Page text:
When small businesses in North Carolina face financial issues to the extent that they are unable to pay their debts, bankruptcy can be an important option to find debt relief and move forward toward a different financial future. However, small business owners may be unsure about which type of bankruptcy is best suited for themselves and for their companies. There are two primary bankruptcy options available for companies: Chapter 7 and Chapter 11. The choice of bankruptcy options may have a significant effect on the potential future of any small business.
Chapter 7: Liquidation bankruptcy
A Chapter 7 bankruptcy is also called a liquidation bankruptcy. Here, the business’s assets are sold off in order to pay off creditors. Businesses in Chapter 7 are considered to be past the stage where reorganization is possible; instead, a trustee is appointed to pay off creditors in priority order, privileging secured debt over unsecured debt. After all assets are exhausted, remaining debt is generally forgiven.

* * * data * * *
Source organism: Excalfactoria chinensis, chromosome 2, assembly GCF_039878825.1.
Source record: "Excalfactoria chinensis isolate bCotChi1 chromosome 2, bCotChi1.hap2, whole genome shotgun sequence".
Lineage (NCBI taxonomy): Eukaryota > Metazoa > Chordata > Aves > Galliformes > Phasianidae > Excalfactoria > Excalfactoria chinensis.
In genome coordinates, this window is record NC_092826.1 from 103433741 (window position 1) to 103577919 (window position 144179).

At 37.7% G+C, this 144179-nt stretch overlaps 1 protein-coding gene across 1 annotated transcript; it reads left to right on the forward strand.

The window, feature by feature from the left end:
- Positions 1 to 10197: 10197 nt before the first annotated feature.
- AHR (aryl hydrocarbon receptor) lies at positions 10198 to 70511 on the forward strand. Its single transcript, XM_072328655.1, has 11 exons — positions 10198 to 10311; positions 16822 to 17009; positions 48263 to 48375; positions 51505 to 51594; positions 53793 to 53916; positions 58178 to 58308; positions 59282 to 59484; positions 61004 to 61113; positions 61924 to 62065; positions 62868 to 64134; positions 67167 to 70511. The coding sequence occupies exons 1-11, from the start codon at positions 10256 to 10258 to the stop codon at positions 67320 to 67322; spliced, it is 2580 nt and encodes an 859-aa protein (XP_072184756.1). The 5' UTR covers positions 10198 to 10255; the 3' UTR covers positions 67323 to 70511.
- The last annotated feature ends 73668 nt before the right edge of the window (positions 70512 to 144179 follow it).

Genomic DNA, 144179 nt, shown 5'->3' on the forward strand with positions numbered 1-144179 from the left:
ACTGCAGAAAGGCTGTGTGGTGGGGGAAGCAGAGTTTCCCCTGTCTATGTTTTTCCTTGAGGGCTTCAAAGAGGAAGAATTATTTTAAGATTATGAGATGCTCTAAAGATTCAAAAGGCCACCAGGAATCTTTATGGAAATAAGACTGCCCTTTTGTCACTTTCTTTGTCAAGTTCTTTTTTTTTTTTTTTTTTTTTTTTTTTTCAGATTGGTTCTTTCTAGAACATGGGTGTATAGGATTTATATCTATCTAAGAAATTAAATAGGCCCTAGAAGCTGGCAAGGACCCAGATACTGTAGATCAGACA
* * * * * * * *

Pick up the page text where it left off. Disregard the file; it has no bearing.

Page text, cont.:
Chapter 11: Restructuring bankruptcy
On the other hand, Chapter 11 bankruptcy is also referred to as reorganization bankruptcy. The trustee works to restructure debts and take initiatives to stabilize corporate finances. This can include selling off assets, but it is not a liquidation process. In 2019, the Small Business Reorganization Act was adopted, which added a clause that aims to make Chapter 11 bankruptcy an easier, faster option for small businesses. Small businesses are those that have less than $2.7 million in debt and can benefit from shorter deadlines and greater flexibility in negotiating debt obligations.